Archive for November, 2010

Sermon in a Sentence

This morning, I had the privilege of preaching on James 5:7-11. Here’s my sermon in one sentence: In the midst of suffering, we are to remain patient until the coming of the Lord.

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We know this is true, but here’s more proof.

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Thanksgiving is one of my favorite holidays. Yes, the food has something to do with it and so do family and friends. But I think the reason I regard it so highly is because of what it means – what it reminds us to do.

This holiday is about giving thanks to God for all of the blessings He’s given us. That’s what the first Thanksgiving was about and that’s what it’s about today, too. It serves to remind us that we should be thankful to God and then express it to Him and other people.

Gratitude is the most basic human virtue. Ingratitude is the worst of vices. To not be thankful for the gifts we’re received is to spit in the face of the Giver of those gifts. We have far more than we deserve, which should produce gratitude in even the coldest of hearts.

As you give thanks today, and I hope you do, be specific (explain why you’re thankful for your family, for instance) and remember the source of your blessings – God.

Bless the LORD, O my soul, and all that is within me, bless his holy name!

Bless the LORD, O my soul, and forget not all his benefits, who forgives all your iniquity, who heals all your diseases, who redeems your life from the pit, who crowns you with steadfast love and mercy, who satisfies you with good so that your youth is renewed like the eagle’s.

Psalm 103:1-5

Happy Thanksgiving!


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Thankfulness hath no greater end than itself; as when a man looks upon God as one who hath saved him from hanging in hell, and one he owes his life unto, and so would be content to do or suffer anything for him upon this ground, and is glad if God will but use him or call him to either, is greedy of opportunities of rendering to him, and glad of an occasion wherein he may show himself to love him; is thankful for nothing more than that he is able to anything that pleaseth him, and may be accepted; this man is a thankful man.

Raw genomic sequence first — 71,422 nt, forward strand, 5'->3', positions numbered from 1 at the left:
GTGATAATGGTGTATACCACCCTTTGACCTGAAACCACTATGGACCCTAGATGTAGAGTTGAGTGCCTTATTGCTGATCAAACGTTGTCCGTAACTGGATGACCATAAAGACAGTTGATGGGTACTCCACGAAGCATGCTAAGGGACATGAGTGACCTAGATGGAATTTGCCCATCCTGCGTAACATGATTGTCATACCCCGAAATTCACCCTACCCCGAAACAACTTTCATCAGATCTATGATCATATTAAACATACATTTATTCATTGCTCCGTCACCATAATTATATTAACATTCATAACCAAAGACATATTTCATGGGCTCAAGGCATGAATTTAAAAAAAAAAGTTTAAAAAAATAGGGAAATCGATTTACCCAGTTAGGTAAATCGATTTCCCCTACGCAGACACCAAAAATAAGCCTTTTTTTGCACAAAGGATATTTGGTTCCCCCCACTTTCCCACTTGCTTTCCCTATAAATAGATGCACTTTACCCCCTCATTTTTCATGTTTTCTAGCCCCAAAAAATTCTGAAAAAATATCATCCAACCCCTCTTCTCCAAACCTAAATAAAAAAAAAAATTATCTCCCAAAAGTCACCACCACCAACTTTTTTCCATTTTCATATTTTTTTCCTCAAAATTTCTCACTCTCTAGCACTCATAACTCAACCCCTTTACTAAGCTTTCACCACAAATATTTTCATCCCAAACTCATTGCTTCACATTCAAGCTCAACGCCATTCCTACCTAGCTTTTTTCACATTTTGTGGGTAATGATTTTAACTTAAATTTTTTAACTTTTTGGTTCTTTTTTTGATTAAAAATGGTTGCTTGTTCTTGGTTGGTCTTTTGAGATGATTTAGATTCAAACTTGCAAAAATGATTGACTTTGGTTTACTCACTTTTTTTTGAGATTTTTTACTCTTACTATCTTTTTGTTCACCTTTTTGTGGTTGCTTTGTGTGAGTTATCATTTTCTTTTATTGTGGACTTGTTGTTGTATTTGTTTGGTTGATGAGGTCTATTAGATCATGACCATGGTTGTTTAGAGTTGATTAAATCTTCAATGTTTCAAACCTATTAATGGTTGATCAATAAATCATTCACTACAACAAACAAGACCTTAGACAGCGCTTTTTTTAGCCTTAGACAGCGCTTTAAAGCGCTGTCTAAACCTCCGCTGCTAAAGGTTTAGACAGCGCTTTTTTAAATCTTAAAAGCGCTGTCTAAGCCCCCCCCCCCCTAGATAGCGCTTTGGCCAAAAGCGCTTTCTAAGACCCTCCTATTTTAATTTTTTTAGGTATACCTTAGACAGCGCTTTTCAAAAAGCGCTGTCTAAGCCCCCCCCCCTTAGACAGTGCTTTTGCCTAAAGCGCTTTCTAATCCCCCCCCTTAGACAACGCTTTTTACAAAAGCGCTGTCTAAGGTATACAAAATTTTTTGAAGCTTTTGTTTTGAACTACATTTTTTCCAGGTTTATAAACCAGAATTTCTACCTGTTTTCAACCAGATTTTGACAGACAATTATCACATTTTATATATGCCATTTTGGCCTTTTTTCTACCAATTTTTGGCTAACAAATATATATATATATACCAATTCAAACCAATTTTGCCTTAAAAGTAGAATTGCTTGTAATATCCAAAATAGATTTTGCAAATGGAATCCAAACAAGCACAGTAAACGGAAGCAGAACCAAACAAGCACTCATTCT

So it is unthankfulness when Christians are always whining and complaining, and discontented for what they want, but never praising God for what they have, still a-begging more, not considering what is past…

Thomas Goodwin (“A Discourse on Thankfulness” – Works, Volume 9)

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In his booklet The Religious Life of Theological Students, theologian B.B. Warfield commented on what he thought was the greatest danger experienced by those studying theology. This danger also exists for pastors, also.

We are frequently told, indeed, that the great danger of the theological student lies precisely in his constant contact with divine things. They may come to seem common to him, because they are customary. As the average man breathes the air and basks in the sunshine without ever a though that it is God in his goodness who makes his sun to rise on him, though he is evil, and sends rain to him, though he is unjust; so you may come to handle even the furniture of the sanctuary with never a thought above the great earthly materials of which it is made. The words which tell you of God’s terrible majesty or of his glorious goodness may come to be mere words to you – Hebrew and Greek words, with etymologies, and inflections, and connections in sentences. The reasonings which establish to you the mysteries of his saving activities may come to be to you mere logical paradigms, with premises and conclusions, fitly framed, no doubt, and triumphantly cogent, but with no further significance to you than their formal logical conclusiveness. God’s stately steppings in his redemptive processes may become to you a mere series of facts of history, curiously interplaying to ,the production of social and religious conditions, and pointing mayhap to an issue which we may shrewdly conjecture: but much like other facts occurring in time and space, which may come to your notice. It is your great danger. But it is your great danger, only because it is your great privilege. Think of what your privilege is when your greatest danger is that the great things of religion may become common to you! Other men, oppressed by the hard conditions of life, sunk in the daily struggle for bread perhaps, distracted at any rate by the dreadful drag of the world upon them and the awful rush of the world’s work, find it hard to get time and opportunity so much as to pause and consider whether there be such things as God, and religion, and salvation from the sin that compasses them about and holds them captive. The very atmosphere of your life is these things; you breathe them in at every pore; they surround you, encompass you, press in upon you from every side. It is all in danger of becoming common to you! God forgive you, you are in danger of becoming weary of God! (Emphasis is the author’s, not mine.)

I highly recommend this little booklet published by Presbyterian and Reformed Publishing Company. Warfield’s thoughts are applicable to pastors, certainly, but also to all who minister, to teachers, to parents, and to Bible study leaders. We need to heed this word.